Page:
University of Pennsylvania Journal of International Law

Publication Date

Winter 2023

First Page


Document Type



The Supreme Court of Nepal was a groundbreaker when it ruled in Pant v. Nepal (2007) that people have the right to change their gender on identity documents based on “self-feelings” and “self-determination” as opposed to medical or other criteria. At the time, no other national apex court or national government had so clearly prioritized self-determination as the guiding principle for resolving matters concerning gender identity. The decision in Pant, however, focused on people of “third gender,” in other words people who identify as neither male nor female. Now, the Supreme Court of Nepal is considering the case of a transgender woman, Ms. Kapali, who is seeking to identify as female on her identity documents, not as “third gender” or “other.” Ms. Kapali is challenging government authorities that have rejected her requests.

This Article analyzes Ms. Kapali’s claim from the vantage point of comparative law. In the years since Pant was decided, a rapidlygrowing number of countries and supranational legal institutions have taken steps to protect individuals’ self-determination of legal gender, including that of individuals who wish to change their legal gender from male to female or vice versa. We chart this trajectory of change around the world and explain that the trajectory is underpinned by compelling human rights principles. This analysis suggests that comparative law—along with Nepal’s constitutional law and international obligations—strongly supports Ms. Kapali’s claim to gender self-determination on identity documents. Numerous countries have surpassed Nepal in protecting gender identity rights, but Ms. Kapali’s case presents an opportunity for the Supreme Court to position Nepal once again among the world’s leading jurisdictions on gender identity rights.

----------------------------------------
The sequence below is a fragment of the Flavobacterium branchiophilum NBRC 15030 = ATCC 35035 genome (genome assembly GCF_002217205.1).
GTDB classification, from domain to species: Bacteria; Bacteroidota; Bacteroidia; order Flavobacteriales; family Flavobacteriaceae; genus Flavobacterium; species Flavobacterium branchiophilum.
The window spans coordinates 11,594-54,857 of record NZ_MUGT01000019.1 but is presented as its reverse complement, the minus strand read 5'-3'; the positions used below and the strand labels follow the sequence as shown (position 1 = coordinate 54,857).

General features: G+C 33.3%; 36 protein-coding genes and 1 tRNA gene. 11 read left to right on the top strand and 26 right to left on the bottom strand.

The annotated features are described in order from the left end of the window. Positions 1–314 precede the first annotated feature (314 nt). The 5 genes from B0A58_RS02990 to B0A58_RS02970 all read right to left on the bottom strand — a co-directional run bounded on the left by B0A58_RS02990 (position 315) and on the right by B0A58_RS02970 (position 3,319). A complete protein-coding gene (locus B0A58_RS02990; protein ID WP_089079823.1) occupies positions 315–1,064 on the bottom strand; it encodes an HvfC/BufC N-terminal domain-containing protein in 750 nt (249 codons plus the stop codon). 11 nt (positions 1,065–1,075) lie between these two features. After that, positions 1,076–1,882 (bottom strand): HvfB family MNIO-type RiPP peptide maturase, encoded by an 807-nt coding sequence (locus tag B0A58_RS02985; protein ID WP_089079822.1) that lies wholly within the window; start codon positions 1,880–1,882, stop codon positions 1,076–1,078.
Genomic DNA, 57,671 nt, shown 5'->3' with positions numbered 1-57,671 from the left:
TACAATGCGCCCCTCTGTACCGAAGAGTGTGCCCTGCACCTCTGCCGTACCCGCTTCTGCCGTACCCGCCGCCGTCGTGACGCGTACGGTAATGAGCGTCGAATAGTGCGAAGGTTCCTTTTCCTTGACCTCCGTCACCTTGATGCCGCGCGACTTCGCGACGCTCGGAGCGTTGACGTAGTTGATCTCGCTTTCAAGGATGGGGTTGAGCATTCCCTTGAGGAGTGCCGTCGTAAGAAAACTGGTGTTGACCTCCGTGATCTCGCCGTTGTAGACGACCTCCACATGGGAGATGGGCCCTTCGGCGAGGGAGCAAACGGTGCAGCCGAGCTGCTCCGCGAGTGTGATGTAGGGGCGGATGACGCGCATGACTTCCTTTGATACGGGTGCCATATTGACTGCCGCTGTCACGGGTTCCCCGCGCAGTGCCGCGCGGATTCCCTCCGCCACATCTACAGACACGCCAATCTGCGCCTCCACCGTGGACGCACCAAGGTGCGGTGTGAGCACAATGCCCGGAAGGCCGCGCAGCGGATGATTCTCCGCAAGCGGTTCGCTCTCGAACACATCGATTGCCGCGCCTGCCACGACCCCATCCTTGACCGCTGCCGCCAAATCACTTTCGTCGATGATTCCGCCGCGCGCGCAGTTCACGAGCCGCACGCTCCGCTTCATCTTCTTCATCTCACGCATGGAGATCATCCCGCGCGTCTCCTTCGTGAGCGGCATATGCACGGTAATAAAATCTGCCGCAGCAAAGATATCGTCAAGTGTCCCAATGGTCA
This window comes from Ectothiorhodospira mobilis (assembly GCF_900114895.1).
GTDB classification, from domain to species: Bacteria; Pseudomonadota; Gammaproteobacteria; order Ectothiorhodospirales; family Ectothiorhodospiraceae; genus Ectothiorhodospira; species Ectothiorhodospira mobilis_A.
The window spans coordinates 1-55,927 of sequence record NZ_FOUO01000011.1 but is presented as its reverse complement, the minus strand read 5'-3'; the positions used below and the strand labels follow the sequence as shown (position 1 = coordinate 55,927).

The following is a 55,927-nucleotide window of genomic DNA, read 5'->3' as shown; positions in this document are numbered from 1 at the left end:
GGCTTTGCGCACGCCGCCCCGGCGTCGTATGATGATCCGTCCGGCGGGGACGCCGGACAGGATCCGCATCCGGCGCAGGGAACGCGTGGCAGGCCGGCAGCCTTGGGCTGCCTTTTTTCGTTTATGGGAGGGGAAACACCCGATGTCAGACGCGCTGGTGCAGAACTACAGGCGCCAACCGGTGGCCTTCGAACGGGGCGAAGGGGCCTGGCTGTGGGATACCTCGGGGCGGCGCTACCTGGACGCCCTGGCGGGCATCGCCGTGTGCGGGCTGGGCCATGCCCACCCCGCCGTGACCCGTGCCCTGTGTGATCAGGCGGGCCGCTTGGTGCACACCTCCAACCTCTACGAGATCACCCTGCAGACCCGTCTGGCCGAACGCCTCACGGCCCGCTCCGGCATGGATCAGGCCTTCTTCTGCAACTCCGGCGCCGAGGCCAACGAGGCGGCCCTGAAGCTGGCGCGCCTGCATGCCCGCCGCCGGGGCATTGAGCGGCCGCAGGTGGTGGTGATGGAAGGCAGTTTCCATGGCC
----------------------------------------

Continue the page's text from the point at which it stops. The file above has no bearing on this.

This Article helps to shape understandings about Ms. Kapali’s case, and it provides context for analyzing the Supreme Court’s forthcoming ruling. Although Ms. Kapali’s case in Nepal is the impetus for this Article’s comparative analysis, our discussion of comparative law is significant to other countries as well. Our Article provides the most comprehensive study to date of gender self-determination laws around the world. It thus offers insights that are relevant not only to Nepal but also to other countries that are considering reforms to gender identification policies.